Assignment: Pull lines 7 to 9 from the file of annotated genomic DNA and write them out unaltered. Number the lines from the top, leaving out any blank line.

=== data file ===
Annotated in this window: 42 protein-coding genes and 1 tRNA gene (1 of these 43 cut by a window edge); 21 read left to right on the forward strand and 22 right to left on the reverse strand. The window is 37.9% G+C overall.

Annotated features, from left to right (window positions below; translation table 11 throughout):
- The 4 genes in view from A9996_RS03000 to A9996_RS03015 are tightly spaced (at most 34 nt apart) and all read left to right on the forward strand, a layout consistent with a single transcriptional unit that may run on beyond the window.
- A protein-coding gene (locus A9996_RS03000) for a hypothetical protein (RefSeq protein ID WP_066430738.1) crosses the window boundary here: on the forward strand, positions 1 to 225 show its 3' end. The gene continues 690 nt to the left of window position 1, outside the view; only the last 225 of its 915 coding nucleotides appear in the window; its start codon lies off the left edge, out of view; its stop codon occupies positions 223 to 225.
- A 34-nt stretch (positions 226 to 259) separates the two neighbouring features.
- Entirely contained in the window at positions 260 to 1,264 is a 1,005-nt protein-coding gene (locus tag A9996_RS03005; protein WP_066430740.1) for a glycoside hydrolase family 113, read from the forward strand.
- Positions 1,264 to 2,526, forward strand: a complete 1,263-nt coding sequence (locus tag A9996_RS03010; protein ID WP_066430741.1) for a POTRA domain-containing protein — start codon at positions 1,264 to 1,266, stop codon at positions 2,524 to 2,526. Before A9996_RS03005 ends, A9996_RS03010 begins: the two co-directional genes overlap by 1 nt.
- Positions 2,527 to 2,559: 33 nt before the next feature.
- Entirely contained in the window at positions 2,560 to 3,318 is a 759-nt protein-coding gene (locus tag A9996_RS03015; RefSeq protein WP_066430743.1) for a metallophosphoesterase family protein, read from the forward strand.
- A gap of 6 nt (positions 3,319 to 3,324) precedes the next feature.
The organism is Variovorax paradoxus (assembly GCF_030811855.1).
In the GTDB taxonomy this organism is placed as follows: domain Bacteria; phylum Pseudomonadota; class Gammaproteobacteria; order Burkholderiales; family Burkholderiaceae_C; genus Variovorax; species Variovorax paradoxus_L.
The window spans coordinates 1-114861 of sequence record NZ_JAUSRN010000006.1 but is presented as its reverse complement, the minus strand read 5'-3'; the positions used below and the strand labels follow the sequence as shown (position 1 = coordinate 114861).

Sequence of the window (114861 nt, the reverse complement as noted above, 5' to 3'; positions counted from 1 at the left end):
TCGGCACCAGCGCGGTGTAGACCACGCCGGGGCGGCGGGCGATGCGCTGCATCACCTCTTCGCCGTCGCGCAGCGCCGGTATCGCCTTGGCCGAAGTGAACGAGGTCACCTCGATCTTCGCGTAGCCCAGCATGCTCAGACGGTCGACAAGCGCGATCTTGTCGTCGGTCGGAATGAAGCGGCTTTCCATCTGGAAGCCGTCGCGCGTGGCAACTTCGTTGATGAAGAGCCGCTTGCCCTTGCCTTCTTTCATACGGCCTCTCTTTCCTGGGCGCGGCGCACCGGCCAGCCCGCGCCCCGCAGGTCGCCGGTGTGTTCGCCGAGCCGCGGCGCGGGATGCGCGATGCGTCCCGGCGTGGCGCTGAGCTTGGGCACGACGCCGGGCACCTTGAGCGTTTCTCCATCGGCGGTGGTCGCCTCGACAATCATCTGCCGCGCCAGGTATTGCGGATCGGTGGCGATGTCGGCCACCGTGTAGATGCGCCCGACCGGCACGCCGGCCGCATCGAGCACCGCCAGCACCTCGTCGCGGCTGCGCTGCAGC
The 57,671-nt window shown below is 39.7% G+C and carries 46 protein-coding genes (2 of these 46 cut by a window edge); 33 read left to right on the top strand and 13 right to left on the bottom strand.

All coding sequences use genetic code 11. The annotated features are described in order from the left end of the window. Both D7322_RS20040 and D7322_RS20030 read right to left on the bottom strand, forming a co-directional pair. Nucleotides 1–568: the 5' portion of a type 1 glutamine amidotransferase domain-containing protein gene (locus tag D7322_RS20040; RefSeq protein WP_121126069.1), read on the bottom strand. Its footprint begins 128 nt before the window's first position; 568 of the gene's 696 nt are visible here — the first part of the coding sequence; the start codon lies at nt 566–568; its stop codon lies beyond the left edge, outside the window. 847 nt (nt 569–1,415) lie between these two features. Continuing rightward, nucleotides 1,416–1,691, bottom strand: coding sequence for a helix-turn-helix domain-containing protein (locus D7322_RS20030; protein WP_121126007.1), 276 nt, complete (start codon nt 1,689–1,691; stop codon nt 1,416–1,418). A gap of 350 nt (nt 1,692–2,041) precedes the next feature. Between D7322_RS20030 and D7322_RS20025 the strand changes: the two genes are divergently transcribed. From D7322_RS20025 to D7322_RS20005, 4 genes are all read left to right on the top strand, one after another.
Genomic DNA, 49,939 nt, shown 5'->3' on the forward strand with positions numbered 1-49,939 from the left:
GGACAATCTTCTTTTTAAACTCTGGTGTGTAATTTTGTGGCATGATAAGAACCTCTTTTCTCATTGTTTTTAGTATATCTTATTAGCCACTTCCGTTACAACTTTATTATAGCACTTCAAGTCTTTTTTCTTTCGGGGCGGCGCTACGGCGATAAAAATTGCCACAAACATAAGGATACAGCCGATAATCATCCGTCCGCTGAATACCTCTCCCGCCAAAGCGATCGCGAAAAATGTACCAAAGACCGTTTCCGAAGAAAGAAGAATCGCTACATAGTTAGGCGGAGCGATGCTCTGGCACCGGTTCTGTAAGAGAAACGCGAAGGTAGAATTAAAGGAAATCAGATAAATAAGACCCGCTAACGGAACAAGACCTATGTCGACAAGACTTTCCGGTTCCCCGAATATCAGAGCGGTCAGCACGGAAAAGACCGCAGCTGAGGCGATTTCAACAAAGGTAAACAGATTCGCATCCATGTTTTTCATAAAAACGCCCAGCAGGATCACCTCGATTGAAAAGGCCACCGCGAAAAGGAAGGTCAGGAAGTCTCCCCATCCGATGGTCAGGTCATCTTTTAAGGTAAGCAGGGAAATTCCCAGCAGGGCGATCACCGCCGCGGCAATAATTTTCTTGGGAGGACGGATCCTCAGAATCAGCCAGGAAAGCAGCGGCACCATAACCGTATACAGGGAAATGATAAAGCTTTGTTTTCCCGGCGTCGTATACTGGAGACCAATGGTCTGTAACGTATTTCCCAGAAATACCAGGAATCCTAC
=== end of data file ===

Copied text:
- Positions 1,264 to 2,526, forward strand: a complete 1,263-nt coding sequence (locus tag A9996_RS03010; protein ID WP_066430741.1) for a POTRA domain-containing protein — start codon at positions 1,264 to 1,266, stop codon at positions 2,524 to 2,526. Before A9996_RS03005 ends, A9996_RS03010 begins: the two co-directional genes overlap by 1 nt.
- Positions 2,527 to 2,559: 33 nt before the next feature.
- Entirely contained in the window at positions 2,560 to 3,318 is a 759-nt protein-coding gene (locus tag A9996_RS03015; RefSeq protein WP_066430743.1) for a metallophosphoesterase family protein, read from the forward strand.